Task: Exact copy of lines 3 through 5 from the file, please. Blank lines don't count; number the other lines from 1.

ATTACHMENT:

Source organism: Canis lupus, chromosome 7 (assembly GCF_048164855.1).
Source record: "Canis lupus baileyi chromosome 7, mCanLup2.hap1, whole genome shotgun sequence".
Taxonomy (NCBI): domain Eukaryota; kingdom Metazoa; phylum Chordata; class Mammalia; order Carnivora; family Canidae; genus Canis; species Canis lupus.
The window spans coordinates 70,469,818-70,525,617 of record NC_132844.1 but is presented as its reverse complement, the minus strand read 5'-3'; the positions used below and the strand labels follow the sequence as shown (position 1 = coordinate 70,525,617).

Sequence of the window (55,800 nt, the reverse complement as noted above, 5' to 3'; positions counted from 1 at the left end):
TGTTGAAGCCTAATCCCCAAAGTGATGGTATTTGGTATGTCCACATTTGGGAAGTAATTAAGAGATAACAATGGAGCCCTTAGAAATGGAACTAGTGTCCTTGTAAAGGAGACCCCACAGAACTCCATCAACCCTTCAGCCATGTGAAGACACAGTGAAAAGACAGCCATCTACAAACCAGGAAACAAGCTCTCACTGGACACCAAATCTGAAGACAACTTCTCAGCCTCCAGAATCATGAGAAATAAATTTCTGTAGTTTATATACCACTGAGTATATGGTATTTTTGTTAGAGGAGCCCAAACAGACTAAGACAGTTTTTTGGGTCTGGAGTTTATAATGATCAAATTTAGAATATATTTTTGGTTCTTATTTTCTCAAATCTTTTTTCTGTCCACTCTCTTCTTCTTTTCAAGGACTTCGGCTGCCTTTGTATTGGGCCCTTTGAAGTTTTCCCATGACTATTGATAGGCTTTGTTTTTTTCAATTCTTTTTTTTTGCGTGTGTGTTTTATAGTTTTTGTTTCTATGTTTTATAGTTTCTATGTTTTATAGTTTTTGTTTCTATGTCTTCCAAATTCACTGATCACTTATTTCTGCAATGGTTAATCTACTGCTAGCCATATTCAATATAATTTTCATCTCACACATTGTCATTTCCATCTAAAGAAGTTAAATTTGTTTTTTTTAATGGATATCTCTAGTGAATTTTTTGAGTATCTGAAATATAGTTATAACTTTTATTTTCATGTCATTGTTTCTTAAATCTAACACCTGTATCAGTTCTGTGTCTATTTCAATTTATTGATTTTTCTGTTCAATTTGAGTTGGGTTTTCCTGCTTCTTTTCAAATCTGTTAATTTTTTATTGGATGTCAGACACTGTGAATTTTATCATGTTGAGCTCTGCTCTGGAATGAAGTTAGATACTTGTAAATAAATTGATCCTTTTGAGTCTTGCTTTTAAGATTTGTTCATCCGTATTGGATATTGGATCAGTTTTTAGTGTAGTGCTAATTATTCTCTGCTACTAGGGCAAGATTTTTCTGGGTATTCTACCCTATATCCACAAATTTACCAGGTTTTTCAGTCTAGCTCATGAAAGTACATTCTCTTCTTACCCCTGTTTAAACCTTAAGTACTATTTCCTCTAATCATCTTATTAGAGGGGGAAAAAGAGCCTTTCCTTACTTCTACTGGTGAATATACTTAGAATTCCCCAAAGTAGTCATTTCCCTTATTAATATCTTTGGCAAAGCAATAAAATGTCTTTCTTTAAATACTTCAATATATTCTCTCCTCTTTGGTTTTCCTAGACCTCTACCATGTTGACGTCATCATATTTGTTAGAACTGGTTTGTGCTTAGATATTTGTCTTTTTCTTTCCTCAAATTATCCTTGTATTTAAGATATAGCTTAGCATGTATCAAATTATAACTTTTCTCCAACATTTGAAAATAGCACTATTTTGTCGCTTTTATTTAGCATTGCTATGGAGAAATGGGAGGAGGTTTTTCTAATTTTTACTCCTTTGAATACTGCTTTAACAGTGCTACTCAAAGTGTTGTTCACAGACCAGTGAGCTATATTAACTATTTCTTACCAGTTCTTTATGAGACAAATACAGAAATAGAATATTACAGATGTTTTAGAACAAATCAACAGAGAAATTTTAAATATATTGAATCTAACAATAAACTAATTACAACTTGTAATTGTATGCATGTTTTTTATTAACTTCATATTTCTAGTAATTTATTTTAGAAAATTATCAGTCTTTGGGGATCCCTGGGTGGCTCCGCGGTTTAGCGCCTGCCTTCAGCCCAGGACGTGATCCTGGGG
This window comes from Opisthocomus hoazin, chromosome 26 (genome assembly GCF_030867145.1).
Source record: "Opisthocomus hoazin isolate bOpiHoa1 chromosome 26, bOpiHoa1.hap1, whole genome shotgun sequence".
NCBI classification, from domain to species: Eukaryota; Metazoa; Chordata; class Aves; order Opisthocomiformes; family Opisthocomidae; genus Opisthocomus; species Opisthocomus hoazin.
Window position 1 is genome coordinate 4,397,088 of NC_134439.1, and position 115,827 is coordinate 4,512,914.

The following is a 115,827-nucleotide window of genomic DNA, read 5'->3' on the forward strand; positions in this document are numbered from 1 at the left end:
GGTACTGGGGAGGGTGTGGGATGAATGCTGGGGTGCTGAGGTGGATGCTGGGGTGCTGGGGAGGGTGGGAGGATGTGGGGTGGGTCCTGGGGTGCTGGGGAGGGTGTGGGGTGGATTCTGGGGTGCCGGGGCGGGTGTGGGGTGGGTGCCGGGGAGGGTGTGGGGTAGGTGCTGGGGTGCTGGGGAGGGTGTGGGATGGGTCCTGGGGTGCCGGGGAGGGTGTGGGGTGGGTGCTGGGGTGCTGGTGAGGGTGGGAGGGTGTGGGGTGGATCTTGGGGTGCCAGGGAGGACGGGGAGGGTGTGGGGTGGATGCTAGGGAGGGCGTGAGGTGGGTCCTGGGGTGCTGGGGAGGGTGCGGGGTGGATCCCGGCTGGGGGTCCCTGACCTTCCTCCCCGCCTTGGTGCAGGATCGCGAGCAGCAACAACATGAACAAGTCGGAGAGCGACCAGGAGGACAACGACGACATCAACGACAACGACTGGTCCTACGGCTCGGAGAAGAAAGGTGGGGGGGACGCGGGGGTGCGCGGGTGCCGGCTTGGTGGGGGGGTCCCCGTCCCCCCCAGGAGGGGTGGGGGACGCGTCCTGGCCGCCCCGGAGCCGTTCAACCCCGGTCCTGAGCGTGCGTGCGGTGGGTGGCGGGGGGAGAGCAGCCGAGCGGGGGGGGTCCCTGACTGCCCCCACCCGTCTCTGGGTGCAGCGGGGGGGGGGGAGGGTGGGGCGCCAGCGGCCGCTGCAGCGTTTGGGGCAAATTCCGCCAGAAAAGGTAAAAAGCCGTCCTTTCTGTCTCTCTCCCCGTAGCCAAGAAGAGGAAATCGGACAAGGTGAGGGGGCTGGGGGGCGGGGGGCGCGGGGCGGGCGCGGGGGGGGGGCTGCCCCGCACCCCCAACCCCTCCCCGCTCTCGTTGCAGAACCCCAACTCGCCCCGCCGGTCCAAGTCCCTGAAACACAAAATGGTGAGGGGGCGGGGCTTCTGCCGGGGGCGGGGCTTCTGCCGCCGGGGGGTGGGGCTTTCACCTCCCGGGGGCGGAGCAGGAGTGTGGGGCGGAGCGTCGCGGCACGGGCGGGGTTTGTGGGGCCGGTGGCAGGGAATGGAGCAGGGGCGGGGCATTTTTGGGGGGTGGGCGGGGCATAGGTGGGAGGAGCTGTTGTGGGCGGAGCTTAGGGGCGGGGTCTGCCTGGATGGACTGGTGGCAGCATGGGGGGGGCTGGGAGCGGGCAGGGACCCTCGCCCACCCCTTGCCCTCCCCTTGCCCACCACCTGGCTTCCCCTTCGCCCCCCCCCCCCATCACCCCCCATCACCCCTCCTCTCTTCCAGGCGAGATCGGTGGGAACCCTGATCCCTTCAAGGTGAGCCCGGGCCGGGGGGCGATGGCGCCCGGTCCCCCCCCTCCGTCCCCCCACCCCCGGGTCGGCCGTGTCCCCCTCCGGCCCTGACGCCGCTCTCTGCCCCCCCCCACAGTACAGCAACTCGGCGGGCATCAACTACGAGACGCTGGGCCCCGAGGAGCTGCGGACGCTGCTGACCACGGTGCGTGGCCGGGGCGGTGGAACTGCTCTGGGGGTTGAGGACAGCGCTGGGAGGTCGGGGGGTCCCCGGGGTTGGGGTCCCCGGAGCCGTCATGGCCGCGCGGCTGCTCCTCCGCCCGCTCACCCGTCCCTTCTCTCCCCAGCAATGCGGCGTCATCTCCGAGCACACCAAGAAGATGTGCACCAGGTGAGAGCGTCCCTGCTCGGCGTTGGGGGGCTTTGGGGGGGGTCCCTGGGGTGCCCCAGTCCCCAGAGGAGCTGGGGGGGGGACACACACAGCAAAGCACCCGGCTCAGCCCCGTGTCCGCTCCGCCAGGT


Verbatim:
Taxonomy (NCBI): domain Eukaryota; kingdom Metazoa; phylum Chordata; class Mammalia; order Carnivora; family Canidae; genus Canis; species Canis lupus.
The window spans coordinates 70,469,818-70,525,617 of record NC_132844.1 but is presented as its reverse complement, the minus strand read 5'-3'; the positions used below and the strand labels follow the sequence as shown (position 1 = coordinate 70,525,617).

Sequence of the window (55,800 nt, the reverse complement as noted above, 5' to 3'; positions counted from 1 at the left end):